Working with refugees - Personal Journeys

Working with refugees - Personal Journeys

To mark Refugee Week, we highlight the work that Cambridge Assessment employees have been doing with refugees, to help to raise awareness and celebrate the contribution of refugees to society.

Zakariya Absi

We’ve invited Zak Absi, a lecturer from the University of Essex, to talk about his life and how he personally helped Cambridge Assessment with our Access to Education initiative.

Working with refugees Zak Absi portrait

I am Zakariya Absi, a language teacher and English for Academic Purposes lecturer at the University of Essex. I came to the UK in 2008 to pursue my postgraduate studies in the Department of Language and Linguistics at the University of Essex.

In 2014, I obtained my PhD in English Language Teaching. I have been teaching in the Department of Language and Linguistics and the Essex Pathways Department at the University of Essex since 2010. I have also recently been involved with refugee support programmes in the UK generally and in the local area.

In 2017, I was privileged to take part in the Techfugee’s Conference at the Cambridge Assessment English headquarters in Cambridge after a friend of mine forwarded to me the conference invitation. In that conference, I listened to empowering talks and live witnesses from the refugee camps in the north of Iraq and I decided to be part of the conference efforts to draw on the conference recommendations and establish an online MOOC (Massive open online courses) platform to support asylum seekers who would like to know what it is like to pursue a higher education degree in a UK university.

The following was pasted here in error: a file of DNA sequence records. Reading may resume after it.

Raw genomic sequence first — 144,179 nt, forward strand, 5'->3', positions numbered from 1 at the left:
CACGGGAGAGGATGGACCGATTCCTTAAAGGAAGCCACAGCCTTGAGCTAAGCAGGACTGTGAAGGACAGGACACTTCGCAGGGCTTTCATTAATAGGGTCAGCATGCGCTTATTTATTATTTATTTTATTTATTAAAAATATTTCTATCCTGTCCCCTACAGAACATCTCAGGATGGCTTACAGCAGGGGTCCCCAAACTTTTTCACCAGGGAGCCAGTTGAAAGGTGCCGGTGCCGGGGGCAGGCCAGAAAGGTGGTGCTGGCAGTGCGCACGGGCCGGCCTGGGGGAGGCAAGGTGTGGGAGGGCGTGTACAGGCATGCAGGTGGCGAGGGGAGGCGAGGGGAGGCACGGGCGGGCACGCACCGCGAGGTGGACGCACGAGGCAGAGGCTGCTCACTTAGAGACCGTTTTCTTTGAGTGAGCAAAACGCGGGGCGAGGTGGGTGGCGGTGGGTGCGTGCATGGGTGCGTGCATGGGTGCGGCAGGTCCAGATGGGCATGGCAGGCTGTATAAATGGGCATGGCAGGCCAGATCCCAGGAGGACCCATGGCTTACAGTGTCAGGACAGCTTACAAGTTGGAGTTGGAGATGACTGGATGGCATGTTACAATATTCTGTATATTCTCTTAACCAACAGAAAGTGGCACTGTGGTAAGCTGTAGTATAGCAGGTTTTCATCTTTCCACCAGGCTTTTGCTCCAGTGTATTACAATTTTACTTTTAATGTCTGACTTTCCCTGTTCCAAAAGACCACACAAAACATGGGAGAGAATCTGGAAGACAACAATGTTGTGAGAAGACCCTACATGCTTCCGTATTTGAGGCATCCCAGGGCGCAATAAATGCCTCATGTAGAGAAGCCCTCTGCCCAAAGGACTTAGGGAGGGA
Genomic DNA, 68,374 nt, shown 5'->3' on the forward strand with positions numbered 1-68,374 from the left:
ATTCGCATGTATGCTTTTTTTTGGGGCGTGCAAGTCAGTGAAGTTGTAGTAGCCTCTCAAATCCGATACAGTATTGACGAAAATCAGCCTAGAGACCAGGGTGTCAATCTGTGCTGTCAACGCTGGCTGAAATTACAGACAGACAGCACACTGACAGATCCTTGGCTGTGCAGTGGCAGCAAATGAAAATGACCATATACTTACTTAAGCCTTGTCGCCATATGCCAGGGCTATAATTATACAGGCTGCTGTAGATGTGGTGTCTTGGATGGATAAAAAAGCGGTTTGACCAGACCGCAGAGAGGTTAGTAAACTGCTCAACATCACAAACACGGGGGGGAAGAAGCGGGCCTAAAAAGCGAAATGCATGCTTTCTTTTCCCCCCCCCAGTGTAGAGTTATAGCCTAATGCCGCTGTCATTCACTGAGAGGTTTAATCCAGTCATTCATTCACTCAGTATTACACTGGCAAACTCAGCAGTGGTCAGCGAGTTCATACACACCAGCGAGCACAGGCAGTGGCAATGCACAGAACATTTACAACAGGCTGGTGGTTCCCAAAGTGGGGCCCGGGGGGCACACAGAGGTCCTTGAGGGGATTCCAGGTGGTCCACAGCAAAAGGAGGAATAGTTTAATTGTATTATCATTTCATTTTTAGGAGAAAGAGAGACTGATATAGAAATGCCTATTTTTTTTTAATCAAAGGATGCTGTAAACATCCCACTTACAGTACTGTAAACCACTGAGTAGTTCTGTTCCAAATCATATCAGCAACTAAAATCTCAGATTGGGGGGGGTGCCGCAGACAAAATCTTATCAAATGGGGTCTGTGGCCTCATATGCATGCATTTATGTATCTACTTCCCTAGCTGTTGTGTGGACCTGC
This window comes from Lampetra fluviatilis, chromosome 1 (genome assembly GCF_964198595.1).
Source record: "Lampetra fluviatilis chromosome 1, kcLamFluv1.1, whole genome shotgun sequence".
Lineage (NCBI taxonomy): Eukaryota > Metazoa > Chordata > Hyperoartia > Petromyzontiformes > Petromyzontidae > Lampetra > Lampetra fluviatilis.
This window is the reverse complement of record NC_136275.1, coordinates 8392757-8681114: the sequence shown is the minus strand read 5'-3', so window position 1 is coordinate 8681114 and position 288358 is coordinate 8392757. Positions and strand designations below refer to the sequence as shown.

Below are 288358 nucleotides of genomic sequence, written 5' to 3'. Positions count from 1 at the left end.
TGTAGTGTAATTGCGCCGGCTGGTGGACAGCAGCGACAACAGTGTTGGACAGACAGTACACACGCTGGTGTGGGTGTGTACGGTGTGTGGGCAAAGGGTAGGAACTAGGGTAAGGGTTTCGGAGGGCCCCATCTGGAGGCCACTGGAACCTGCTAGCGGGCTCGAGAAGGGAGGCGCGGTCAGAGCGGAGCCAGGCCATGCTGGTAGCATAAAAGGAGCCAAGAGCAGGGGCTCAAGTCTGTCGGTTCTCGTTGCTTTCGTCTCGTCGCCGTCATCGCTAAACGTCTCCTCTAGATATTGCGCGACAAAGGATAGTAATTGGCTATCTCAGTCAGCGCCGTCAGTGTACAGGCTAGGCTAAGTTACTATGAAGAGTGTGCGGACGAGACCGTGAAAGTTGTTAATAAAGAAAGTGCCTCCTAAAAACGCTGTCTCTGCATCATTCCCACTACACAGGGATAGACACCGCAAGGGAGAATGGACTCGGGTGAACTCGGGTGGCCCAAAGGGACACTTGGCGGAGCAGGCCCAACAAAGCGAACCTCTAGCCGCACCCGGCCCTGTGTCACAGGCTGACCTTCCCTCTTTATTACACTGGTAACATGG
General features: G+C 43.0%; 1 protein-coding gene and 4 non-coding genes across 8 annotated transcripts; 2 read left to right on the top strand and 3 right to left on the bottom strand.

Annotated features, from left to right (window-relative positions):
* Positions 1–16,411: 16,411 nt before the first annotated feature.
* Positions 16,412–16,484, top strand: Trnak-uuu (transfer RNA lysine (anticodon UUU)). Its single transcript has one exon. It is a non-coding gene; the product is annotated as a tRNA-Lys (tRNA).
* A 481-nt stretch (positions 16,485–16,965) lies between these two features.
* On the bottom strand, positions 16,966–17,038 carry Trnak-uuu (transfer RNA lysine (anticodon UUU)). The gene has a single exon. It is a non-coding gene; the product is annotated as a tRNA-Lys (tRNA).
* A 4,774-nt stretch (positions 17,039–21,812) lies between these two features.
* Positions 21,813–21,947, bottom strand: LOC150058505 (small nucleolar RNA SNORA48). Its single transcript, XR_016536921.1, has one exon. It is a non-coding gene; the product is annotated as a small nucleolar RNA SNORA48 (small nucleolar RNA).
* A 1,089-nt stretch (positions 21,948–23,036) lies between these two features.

The online MOOC course was called "Aim Higher: Access to Higher Education for Refugees and Asylum seekers". In that course, I was asked to take part in assessing the content of the course and mentoring the students' participation. I was also interviewed by Cambridge English and the interviews formed part of the content of the course.

The course was attended by more than a thousand students from many different countries worldwide and was reopened again after a few months. My involvement in this project has had a huge impact on shaping my view of what it means to pursue higher education in war-torn parts of the world.